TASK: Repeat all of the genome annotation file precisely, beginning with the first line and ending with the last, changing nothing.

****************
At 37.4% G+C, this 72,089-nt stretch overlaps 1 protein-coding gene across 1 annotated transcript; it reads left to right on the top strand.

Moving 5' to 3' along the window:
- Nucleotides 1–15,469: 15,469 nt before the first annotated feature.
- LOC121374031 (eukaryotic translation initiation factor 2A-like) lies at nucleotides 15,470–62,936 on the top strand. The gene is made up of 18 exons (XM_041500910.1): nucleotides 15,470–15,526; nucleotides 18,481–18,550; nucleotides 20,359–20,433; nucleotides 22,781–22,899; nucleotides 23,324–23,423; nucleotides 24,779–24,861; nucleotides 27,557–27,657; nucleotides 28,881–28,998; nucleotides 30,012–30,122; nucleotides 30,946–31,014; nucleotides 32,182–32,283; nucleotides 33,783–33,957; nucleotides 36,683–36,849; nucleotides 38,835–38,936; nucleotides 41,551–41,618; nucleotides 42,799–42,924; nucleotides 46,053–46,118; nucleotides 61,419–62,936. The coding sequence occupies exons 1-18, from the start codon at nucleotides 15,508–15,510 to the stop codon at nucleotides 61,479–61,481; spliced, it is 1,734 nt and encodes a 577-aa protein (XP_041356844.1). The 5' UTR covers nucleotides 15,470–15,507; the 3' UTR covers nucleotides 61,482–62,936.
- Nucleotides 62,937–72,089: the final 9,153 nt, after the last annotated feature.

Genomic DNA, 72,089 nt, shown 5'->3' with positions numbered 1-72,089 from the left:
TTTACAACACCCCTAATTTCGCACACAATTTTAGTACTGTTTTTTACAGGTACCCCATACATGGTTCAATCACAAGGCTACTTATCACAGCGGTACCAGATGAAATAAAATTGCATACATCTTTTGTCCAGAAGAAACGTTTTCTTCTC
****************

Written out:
At 37.4% G+C, this 72,089-nt stretch overlaps 1 protein-coding gene across 1 annotated transcript; it reads left to right on the top strand.

Moving 5' to 3' along the window:
- Nucleotides 1–15,469: 15,469 nt before the first annotated feature.
- LOC121374031 (eukaryotic translation initiation factor 2A-like) lies at nucleotides 15,470–62,936 on the top strand. The gene is made up of 18 exons (XM_041500910.1): nucleotides 15,470–15,526; nucleotides 18,481–18,550; nucleotides 20,359–20,433; nucleotides 22,781–22,899; nucleotides 23,324–23,423; nucleotides 24,779–24,861; nucleotides 27,557–27,657; nucleotides 28,881–28,998; nucleotides 30,012–30,122; nucleotides 30,946–31,014; nucleotides 32,182–32,283; nucleotides 33,783–33,957; nucleotides 36,683–36,849; nucleotides 38,835–38,936; nucleotides 41,551–41,618; nucleotides 42,799–42,924; nucleotides 46,053–46,118; nucleotides 61,419–62,936. The coding sequence occupies exons 1-18, from the start codon at nucleotides 15,508–15,510 to the stop codon at nucleotides 61,479–61,481; spliced, it is 1,734 nt and encodes a 577-aa protein (XP_041356844.1). The 5' UTR covers nucleotides 15,470–15,507; the 3' UTR covers nucleotides 61,482–62,936.
- Nucleotides 62,937–72,089: the final 9,153 nt, after the last annotated feature.

Genomic DNA, 72,089 nt, shown 5'->3' with positions numbered 1-72,089 from the left:
TTTACAACACCCCTAATTTCGCACACAATTTTAGTACTGTTTTTTACAGGTACCCCATACATGGTTCAATCACAAGGCTACTTATCACAGCGGTACCAGATGAAATAAAATTGCATACATCTTTTGTCCAGAAGAAACGTTTTCTTCTC